North Korean leader Kim Jong Un has convened a ruling party meeting to discuss the country’s agricultural improvements amidst reports of a worsening food crisis. According to state media, the seventh enlarged plenary meeting of the 8th Central Committee of the Workers’ Party of Korea is reviewing rural development projects and will determine “immediate, important” tasks on agricultural issues and “urgent tasks arising at the present stage of the national economic development”.
Although KCNA did not mention whether Kim spoke during the meeting or how long it would last, senior officials such as Cabinet Premier Kim Tok Hun and Jo Yong Won, one of Kim’s closest aides, were in attendance. The gathering, which is the party’s first plenary session convened solely to discuss agriculture, was deemed a de facto acknowledgement of serious food shortages in North Korea by officials in Seoul. The South Korean government has stated that its assessments indicate that the food situation in North Korea appears to have deteriorated.
Experts suggest that the current food shortages were likely caused by poor harvests due to extreme weather conditions and exacerbated by lockdowns and a sharp reduction in trade with China due to border closures during the COVID-19 pandemic. North Korea is also under strict international sanctions over its banned nuclear and ballistic missile programmes.
According to South Korean government assessments, North Korea’s grain production was estimated at 4.5 million tonnes last year, a 3.8 percent drop from 2020. North Korea needs about 5.5 million tonnes of grain to feed its 25 million people annually, so it is short about 1 million tonnes this year. Previously, half of such a gap was usually met by unofficial grain purchases from China, with the rest remaining as an unresolved shortfall, according to a senior economist at the private GS&J Institute in South Korea. However, trade curbs due to the pandemic have probably hindered such unofficial rice purchases.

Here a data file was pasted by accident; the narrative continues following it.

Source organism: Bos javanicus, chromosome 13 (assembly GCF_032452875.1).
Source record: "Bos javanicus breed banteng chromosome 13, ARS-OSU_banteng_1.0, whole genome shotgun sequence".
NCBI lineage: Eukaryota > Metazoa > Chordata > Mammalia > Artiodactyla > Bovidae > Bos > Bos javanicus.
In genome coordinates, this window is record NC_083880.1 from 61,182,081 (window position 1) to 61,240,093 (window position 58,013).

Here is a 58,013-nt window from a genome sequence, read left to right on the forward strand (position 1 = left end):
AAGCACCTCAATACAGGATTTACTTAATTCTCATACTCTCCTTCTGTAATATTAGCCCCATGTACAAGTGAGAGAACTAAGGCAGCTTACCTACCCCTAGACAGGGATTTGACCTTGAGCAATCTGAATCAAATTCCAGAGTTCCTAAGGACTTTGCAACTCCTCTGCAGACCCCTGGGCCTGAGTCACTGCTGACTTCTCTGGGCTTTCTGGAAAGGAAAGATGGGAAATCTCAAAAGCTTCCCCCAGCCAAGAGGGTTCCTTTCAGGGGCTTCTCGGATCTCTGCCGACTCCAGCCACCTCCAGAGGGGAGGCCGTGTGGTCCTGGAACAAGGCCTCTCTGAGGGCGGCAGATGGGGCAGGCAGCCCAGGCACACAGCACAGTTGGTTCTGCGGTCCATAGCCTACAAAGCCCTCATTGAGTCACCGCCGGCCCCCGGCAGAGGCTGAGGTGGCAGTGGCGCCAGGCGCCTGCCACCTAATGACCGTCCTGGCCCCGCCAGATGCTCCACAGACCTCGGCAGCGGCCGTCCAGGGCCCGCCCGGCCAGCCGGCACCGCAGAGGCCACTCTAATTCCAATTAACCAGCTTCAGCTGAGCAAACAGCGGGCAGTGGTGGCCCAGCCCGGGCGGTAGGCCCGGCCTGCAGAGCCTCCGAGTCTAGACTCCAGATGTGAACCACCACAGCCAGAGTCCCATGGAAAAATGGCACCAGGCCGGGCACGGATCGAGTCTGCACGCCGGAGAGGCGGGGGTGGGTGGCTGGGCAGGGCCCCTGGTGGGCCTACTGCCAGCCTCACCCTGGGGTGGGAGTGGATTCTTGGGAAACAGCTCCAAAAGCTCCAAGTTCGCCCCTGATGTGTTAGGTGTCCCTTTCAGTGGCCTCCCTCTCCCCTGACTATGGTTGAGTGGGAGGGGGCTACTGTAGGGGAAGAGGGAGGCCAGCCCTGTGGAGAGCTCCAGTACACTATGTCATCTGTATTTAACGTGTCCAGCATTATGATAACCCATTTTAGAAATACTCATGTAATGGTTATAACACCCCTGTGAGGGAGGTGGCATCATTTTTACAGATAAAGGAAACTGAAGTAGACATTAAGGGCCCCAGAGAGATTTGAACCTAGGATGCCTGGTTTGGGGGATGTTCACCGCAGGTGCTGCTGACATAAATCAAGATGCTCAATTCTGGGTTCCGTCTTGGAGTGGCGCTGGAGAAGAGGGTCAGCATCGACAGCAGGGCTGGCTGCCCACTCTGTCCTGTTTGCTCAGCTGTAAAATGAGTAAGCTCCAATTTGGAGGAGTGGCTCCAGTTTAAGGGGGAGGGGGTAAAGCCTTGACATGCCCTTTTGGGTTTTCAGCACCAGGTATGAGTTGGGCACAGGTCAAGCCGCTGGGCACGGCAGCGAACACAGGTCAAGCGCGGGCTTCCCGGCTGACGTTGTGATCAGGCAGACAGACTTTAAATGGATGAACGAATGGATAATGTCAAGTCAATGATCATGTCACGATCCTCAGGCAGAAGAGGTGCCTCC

Efforts by North Korean authorities to tighten controls and restrict market activities have also worsened the situation, experts suggest. Despite limited resources, Kim has been aggressively pushing to expand his nuclear weapons and missile programmes to pressure Washington into accepting North Korea as a nuclear power and lift international sanctions. In 2022, North Korea had a record year of weapon testing activities and has launched an intercontinental ballistic missile and other missiles this month.
It is unclear what action North Korea will take to quickly address its food problems. The country’s official newspaper last week called for economic self-reliance, arguing that depending on external aid to cope with the food situation would be like taking “poisoned candy”. Some experts say Pyongyang will use this week’s plenary meeting to boost public support for Kim during his confrontations with the US and its allies over his nuclear ambitions.